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New Study Finds That Mixed Emotions, Like Those in Disney’s ‘Inside Out 2,’ Are Very Real

Not all feelings are exclusively good or bad!

Disney and Pixar’s Inside Out franchise resonates with people of all ages, and for good reason. The latest addition to the series, Inside Out 2, was released on June 14. Much like its predecessor, being a colorful animation didn’t stop this film from being celebrated by critics and audiences from adolescence to adulthood thanks to the emotional depth personified on screen. Now, there’s scientific research to support the reason behind how well-received these films — especially the more nuanced sequel — have been. Keep scrolling to learn more about the new study that validates mixed emotional responses.

New study proves ‘Inside Out 2’ is an accurate portrayal of complex emotions

Inside Out follows emotions operating a control center in the brain of a young girl named Riley. These emotions include joy, sadness, anger, fear and disgust, which are each their own characters and personalities. In the second film, Riley is now 13, and the original emotions are joined by a slew of new, more complex emotions: anxiety, ennui, envy and embarrassment. Some chaos ensues along with the processing of these mixed emotions, and researchers from USC Dornsife have presented proof that similar reactions take place in the brain in real life.

The study, published in Cerebral Cortex, defined mixed emotions as the simultaneous presence of feelings with positive and negative capacity. Researchers used functional magnetic resonance imaging (fMRI) to scan 27 participants watching an Academy Award nominated animated short film titled One Small Step as a means to intentionally induce bittersweet mixed feelings. Those subjects then watched the film again without MRI and noted when they experienced positive, negative and mixed feelings, and findings suggested that there are plenty of emotions in which positive and negative feelings overlap.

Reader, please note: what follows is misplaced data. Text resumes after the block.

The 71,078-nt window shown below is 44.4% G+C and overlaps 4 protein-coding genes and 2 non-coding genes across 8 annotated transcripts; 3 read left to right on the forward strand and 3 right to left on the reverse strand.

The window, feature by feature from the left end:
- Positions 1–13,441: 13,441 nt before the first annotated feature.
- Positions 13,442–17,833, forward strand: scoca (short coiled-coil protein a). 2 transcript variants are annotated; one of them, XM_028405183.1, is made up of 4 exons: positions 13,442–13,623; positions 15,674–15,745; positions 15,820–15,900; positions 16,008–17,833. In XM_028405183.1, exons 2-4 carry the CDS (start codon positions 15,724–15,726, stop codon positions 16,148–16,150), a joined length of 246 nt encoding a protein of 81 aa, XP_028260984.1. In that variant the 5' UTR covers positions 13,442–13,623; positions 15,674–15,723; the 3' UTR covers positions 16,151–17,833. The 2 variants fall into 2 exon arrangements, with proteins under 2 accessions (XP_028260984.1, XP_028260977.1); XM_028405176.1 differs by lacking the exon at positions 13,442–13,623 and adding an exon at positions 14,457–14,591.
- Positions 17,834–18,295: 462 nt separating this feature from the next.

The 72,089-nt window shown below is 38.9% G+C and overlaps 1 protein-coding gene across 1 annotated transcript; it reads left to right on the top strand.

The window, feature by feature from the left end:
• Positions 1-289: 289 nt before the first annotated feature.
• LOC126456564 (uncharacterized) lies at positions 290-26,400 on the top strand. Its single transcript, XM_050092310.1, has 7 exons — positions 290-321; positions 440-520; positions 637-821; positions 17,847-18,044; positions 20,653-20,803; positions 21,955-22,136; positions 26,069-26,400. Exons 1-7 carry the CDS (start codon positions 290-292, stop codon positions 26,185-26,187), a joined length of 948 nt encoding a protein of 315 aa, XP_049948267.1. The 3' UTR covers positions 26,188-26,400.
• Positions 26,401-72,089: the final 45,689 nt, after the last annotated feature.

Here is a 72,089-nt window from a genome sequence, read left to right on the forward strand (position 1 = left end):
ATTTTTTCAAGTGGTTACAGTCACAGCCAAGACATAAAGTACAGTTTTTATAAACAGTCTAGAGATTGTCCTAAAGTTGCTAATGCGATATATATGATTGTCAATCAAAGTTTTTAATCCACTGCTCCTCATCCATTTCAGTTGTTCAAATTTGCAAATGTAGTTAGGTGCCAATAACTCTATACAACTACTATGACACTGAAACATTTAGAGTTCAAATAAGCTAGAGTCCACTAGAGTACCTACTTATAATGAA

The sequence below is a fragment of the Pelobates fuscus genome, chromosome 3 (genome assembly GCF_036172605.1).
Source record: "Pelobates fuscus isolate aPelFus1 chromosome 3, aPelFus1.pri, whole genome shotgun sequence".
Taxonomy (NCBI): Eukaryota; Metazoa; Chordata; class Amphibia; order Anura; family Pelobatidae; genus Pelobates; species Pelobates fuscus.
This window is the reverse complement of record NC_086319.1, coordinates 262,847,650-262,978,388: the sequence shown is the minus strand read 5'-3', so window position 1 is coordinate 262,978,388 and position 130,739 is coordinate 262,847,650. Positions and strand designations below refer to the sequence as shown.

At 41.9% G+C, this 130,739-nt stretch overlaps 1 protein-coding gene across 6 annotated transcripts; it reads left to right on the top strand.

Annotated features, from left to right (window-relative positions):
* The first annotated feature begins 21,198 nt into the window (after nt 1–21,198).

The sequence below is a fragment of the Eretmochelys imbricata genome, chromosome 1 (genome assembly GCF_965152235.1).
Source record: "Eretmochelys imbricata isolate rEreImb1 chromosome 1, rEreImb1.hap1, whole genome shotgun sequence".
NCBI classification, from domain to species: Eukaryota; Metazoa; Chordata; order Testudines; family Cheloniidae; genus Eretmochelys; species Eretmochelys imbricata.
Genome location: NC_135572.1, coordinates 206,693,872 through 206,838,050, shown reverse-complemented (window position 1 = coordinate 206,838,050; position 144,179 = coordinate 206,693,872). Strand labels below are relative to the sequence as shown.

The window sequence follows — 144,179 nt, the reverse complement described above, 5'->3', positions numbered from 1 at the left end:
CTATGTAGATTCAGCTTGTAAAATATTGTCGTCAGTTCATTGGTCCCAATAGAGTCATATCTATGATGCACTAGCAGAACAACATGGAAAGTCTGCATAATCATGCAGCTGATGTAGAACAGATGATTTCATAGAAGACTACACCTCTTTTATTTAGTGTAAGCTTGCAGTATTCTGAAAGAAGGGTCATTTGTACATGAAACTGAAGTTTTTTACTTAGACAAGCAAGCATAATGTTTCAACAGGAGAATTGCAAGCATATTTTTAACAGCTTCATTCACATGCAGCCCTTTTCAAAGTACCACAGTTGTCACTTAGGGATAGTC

The main question was whether individual, objectively good or bad emotions are simply fighting for control and fluctuating at all times in our brains creating the perception of mixed feelings, or if there are truly unique emotions in which positivity and negativity coexist. The scientists came to the conclusion that mixed emotions are more than figments of our imaginations. Being excited and nervous or joyful and sad at the same, for example, are their own emotions. Brain areas called the amygdala and nucleus accumbens, which are typically involved in emotional processing, were activated by distinctive neural activity when a study participant experienced mixed emotions.

“Not only did we find brain activity that was correlated with mixed emotions, but we found that it held steady over time,” says Anthony Vaccaro, lead author of the study and a postdoctoral researcher at the Neuroendocrinology of Social Ties Lab at USC Dornsife. “You’re not ping-ponging between negative and positive. It’s a very unique, mixed emotion over a long period.”

Why does research about mixed emotions matter?

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We’ve all felt mixed emotions. Maybe you’ve used the term “love-hate relationship” to describe something that has both pros and cons, or you’ve felt disappointment and a sense of relief at the same time when you found out your plans were canceled. These are just a few out of an entire spectrum and endless combinations of mixed emotions, but now science tells us that something special happens in our brains when we feel these things beyond the common belief that our minds just bounce directly between good and bad.

“What excited me about this research, it’s relevant for our mental health,” says Jonas Kaplan, associate professor (research) of psychology and co-author of the study. “And there’s a certain sophistication that’s required to kind of sit with a mixed emotion, exploring what are the benefits of being able to accept positive and negativity at the same time within yourself, is something we think is worth studying.”

The next goal moving forward is to study how the brain processes emotional reactions in a group setting, including a group of people watching a movie in a theater together. Watch the video of these researchers discussing their study here!


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